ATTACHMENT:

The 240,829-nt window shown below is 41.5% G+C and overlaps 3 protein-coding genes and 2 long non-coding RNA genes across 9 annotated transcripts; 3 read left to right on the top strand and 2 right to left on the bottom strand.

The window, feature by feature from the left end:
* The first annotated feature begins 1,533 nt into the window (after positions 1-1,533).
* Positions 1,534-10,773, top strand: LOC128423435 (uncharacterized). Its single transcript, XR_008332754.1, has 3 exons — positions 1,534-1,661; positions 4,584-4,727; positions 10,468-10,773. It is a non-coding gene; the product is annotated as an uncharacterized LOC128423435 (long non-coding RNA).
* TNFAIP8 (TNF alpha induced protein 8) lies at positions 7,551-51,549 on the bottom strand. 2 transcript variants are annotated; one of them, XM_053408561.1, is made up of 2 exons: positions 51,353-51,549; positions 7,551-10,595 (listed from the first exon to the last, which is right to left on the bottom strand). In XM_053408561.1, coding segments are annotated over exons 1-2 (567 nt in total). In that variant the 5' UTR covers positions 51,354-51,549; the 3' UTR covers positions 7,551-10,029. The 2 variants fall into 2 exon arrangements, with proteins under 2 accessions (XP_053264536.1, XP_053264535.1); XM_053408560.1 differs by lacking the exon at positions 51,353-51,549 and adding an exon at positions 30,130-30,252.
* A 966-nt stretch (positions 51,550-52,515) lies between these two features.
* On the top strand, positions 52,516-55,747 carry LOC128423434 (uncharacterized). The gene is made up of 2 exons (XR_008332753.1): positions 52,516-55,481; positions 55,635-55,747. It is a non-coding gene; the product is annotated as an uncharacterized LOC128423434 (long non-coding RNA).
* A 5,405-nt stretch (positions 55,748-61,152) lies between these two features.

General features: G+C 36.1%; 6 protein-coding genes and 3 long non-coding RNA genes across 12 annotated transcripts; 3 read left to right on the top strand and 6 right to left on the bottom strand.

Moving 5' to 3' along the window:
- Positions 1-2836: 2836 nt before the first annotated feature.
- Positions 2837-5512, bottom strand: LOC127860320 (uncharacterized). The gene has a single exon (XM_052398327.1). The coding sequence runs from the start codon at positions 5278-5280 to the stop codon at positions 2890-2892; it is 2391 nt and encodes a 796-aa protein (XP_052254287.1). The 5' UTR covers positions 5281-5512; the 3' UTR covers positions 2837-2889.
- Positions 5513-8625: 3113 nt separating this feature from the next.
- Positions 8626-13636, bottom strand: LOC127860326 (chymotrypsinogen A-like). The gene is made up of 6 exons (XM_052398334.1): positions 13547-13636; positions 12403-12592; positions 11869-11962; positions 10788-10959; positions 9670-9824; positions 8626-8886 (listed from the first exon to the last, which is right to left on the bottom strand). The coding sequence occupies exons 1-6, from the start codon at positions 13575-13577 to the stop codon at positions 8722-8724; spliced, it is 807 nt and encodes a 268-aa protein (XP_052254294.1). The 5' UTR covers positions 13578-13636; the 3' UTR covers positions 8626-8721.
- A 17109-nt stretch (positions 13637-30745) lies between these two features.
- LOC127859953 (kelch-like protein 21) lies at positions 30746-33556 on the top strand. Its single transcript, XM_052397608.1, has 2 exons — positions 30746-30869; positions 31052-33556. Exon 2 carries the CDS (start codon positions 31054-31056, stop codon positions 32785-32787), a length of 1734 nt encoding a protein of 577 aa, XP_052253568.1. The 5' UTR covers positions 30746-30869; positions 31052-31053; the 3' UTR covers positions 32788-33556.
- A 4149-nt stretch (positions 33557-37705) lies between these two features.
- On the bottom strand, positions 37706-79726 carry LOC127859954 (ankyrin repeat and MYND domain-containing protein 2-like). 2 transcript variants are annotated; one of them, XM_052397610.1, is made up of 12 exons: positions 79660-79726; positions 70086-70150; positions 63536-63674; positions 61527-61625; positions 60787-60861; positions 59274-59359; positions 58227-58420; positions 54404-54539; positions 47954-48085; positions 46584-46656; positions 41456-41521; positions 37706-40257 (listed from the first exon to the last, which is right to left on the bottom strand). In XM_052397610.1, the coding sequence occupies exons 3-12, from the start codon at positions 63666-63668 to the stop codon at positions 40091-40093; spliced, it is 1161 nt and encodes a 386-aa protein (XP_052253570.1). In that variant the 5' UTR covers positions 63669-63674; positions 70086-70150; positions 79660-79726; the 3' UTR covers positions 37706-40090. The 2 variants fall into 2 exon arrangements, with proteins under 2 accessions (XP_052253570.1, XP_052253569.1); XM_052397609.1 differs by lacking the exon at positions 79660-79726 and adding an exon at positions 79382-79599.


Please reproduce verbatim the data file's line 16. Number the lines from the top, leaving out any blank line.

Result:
- LOC127859953 (kelch-like protein 21) lies at positions 30746-33556 on the top strand. Its single transcript, XM_052397608.1, has 2 exons — positions 30746-30869; positions 31052-33556. Exon 2 carries the CDS (start codon positions 31054-31056, stop codon positions 32785-32787), a length of 1734 nt encoding a protein of 577 aa, XP_052253568.1. The 5' UTR covers positions 30746-30869; positions 31052-31053; the 3' UTR covers positions 32788-33556.